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Quantifying trade-offs of land multifunctionality evaluated by set pair analysis in ecologically vulnerable areas of northwestern China: Implications for sustainable land use
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  • Ziyan Han,
  • Jijun Meng,
  • Likai Zhu,
  • Haoran Cheng,
  • Yingdi Wu,
  • Chanjuan Wei
Ziyan Han
Peking University

Corresponding Author:[email protected]

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Jijun Meng
Peking University
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Likai Zhu
Linyi University
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Haoran Cheng
Peking University
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Yingdi Wu
Peking University
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Chanjuan Wei
Peking University
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Abstract: Land systems in drylands have been experiencing increasing conflicts among different land functions due to ecological vulnerability and growing demands. The improvement of one function is often at the cost of other functions, which causes trade-offs of functions. Understanding land multifunctionality and its trade-offs are prerequisites to alleviate land use conflicts and achieve land sustainability. But research often cannot well address the fuzziness and uncertainty within assessments, and neglect the nonlinear feature when quantifying the trade-offs. Taking the Heihe River Basin (HRB), a typical arid ecologically vulnerable area in China, as the study area, we applied the set pair analysis (SPA) to develop a novel framework for assessing land multifunctionality at a fine scale from the production-living-ecological angle. We then utilized the constraint line fitted with segmented quantile regression to identify the trade-offs among land functions and understand the bidirectional interaction between land systems. The results showed that the overall land multifunctionality in HRB showed an upward trend during 2000-2015, and especially the production and living functions had a larger magnitude. We used the coupling coordination degree to comprehensively indicate the interaction and found that the degree was high in the south and low in the north, which was mainly controlled by ecological function. The effects of different drivers on land functions showed nonlinear characteristics, and thresholds existed for some influencing factors. Our research provides reliable and detailed information to coordinated the development of land systems, which is helpful for sustainable land use and territorial spatial planning.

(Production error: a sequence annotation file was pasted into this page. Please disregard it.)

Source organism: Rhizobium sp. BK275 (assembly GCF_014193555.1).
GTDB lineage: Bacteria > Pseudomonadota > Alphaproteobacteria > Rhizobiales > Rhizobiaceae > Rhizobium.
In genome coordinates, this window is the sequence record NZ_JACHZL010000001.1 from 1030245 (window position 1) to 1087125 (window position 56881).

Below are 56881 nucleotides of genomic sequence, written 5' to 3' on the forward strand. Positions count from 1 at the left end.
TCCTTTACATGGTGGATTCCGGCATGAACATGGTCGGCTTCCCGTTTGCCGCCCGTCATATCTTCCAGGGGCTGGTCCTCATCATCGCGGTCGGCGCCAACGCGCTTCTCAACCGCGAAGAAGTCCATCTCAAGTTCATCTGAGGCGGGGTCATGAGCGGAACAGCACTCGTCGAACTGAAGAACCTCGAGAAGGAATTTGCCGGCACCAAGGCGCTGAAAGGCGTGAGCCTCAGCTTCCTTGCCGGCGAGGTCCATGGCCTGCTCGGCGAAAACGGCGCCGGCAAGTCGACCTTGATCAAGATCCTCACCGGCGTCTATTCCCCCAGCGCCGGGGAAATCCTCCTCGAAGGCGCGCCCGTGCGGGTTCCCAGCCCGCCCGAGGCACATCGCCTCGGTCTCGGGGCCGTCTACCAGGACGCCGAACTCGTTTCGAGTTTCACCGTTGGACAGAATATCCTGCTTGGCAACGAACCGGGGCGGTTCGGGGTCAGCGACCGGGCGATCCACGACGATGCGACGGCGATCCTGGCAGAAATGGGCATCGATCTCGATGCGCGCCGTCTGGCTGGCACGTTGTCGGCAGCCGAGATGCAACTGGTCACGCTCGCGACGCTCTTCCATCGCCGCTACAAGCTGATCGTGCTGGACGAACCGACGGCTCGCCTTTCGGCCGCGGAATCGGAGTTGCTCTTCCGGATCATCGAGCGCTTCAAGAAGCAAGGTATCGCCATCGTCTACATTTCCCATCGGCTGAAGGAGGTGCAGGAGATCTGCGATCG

19 Feb 2022Submitted to Land Degradation & Development
21 Feb 2022Submission Checks Completed
21 Feb 2022Assigned to Editor
21 Feb 2022Review(s) Completed, Editorial Evaluation Pending
28 Feb 20221st Revision Received
01 Mar 2022Submission Checks Completed
01 Mar 2022Assigned to Editor
05 Mar 2022Review(s) Completed, Editorial Evaluation Pending
05 Mar 2022Editorial Decision: Revise Minor
16 Mar 20222nd Revision Received
17 Mar 2022Submission Checks Completed
17 Mar 2022Assigned to Editor
20 Mar 2022Review(s) Completed, Editorial Evaluation Pending
20 Mar 2022Editorial Decision: Revise Minor
21 Mar 20223rd Revision Received
22 Mar 2022Submission Checks Completed
22 Mar 2022Assigned to Editor
25 Mar 2022Review(s) Completed, Editorial Evaluation Pending
27 Mar 2022Editorial Decision: Revise Minor
28 Mar 20224th Revision Received
28 Mar 2022Submission Checks Completed
28 Mar 2022Assigned to Editor
02 Apr 2022Review(s) Completed, Editorial Evaluation Pending
02 Apr 2022Editorial Decision: Accept
07 Apr 2022Published in Land Degradation & Development. 10.1002/ldr.4281